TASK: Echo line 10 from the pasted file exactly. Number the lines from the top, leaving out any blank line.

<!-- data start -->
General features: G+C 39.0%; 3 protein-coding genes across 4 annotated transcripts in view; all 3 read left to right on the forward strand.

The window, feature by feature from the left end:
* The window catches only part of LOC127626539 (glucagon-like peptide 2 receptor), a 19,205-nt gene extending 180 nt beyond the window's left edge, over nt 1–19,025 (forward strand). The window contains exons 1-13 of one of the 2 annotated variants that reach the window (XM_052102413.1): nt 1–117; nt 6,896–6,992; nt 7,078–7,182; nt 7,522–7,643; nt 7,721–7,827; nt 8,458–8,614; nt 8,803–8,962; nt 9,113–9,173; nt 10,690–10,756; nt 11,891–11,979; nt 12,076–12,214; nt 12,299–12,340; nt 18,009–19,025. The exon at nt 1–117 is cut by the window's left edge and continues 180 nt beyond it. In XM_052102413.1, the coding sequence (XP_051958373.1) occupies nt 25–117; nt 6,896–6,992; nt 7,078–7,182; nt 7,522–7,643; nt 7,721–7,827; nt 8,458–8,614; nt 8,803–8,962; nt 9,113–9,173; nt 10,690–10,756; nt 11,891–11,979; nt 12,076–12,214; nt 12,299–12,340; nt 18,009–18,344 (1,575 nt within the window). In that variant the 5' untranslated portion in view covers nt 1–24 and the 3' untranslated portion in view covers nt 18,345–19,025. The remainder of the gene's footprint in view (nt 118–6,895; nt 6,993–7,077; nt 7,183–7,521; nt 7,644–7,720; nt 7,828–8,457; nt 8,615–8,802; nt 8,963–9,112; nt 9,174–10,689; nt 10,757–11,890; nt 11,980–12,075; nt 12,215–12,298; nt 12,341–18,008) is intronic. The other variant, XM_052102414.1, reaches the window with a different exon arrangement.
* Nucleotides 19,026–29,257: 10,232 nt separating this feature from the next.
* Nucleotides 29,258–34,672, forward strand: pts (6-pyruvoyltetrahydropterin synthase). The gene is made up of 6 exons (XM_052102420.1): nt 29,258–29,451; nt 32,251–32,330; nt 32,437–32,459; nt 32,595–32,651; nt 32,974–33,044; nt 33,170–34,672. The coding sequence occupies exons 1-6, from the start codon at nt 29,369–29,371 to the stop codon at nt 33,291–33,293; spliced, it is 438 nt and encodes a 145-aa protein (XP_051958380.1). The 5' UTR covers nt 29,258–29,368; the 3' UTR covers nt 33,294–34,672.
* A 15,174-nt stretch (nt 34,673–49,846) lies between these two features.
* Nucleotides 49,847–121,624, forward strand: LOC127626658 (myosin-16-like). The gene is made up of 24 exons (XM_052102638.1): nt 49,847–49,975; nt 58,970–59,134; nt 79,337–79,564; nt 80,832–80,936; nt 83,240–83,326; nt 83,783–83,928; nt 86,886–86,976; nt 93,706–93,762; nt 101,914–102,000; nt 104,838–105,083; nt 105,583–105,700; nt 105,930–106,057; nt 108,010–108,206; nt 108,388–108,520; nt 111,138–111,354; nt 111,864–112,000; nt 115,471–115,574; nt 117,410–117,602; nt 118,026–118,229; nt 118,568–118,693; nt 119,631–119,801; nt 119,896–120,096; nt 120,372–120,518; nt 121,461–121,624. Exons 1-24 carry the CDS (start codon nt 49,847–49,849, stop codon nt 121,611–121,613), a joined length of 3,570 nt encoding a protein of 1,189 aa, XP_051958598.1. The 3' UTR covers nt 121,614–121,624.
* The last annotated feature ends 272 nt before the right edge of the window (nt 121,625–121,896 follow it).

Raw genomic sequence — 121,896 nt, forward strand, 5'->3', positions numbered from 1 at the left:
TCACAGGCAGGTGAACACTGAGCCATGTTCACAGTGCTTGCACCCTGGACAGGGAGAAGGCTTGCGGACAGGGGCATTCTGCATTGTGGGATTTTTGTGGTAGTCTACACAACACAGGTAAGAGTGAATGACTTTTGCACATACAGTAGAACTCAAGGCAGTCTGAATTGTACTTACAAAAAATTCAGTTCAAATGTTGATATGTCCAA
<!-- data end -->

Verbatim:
TCACAGGCAGGTGAACACTGAGCCATGTTCACAGTGCTTGCACCCTGGACAGGGAGAAGGCTTGCGGACAGGGGCATTCTGCATTGTGGGATTTTTGTGGTAGTCTACACAACACAGGTAAGAGTGAATGACTTTTGCACATACAGTAGAACTCAAGGCAGTCTGAATTGTACTTACAAAAAATTCAGTTCAAATGTTGATATGTCCAA